This blog is intended to go along with Population: An Introduction to Concepts and Issues, by John R. Weeks, published by Cengage Learning. The latest edition is the 12th (it came out in 2015), but this blog is meant to complement any edition of the book by showing the way in which demographic issues are regularly in the news.

If you are a user of my textbook and would like to suggest a blog post idea, please email me at: john.weeks@sdsu.edu

Thursday, April 5, 2018

Yes, There Was a "Surge" in Border Apprehensions in March...

It is reported that at least one of the reasons for the Trump administration to make the border wall a big issue right now (besides catering to the base to whom he promised a wall) is that there was, in fact, an unexpected rise in border apprehensions in March. As CNN reports, it is not yet clear why this happened.
The number of people either caught trying to cross the southern border or rejected for admission increased 37% from February into March, a sudden rise in figures that had been holding relatively steady. The increase was driven especially by a jump in the number of people apprehended trying to cross illegally. The number of families and unaccompanied children trying to come into the US increased at a higher rate than the general population.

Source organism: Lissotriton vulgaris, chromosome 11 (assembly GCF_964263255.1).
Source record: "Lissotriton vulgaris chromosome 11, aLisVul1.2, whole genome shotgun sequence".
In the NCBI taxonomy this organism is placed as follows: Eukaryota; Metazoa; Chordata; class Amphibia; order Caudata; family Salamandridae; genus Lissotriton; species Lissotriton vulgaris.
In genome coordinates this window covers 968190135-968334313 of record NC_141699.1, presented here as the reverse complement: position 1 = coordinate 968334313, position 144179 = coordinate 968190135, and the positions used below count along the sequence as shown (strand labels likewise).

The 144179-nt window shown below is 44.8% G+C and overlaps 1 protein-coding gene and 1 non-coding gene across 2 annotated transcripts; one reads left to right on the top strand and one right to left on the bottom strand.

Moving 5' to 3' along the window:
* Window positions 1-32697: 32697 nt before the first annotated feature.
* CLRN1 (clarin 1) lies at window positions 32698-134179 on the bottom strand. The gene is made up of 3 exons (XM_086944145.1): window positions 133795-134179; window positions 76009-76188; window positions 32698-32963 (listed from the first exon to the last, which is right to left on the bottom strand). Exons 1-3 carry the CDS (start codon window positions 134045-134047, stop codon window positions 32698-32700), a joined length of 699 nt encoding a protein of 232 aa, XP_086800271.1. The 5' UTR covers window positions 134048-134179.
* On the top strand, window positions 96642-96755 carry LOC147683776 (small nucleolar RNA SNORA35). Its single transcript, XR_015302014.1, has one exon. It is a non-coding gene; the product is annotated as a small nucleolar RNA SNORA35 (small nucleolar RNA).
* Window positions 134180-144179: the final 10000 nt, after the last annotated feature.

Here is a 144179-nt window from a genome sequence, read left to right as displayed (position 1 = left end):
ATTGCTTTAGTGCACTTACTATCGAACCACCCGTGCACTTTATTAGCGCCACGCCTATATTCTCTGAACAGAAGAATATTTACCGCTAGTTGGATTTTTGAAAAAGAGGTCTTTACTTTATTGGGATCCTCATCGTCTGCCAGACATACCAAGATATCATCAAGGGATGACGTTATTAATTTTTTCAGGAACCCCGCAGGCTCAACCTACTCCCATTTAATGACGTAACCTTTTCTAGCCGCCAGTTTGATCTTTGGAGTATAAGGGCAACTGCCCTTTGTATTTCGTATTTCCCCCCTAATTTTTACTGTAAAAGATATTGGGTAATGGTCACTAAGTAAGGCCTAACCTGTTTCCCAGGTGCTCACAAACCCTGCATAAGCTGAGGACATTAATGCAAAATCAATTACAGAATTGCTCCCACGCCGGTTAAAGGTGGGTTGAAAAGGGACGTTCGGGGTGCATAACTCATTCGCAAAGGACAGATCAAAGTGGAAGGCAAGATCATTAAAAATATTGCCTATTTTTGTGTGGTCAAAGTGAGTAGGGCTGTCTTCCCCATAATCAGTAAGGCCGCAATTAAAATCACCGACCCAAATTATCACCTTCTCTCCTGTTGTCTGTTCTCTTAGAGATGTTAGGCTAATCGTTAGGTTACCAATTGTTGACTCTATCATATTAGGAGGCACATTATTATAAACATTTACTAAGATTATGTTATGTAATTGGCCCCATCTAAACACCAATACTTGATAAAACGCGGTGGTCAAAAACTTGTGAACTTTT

Last month's numbers were three times those of March 2017, when crossings were at their lowest in two decades of records.
The Trump administration had taken credit for the low numbers in March of 2017, but last month's rise in numbers suggests the hollowness of that claim. Even with this rise, the number of people attempting to cross the border is low by historical standards, and these seem to be people trying to flee horrible situations in Central America, rather than being Mexicans looking for work. This latter point is consistent with the comments I made in yesterday's blog post about the predictability of the long-term downward trend in undocumented immigrants from Mexico.

No comments:

Post a Comment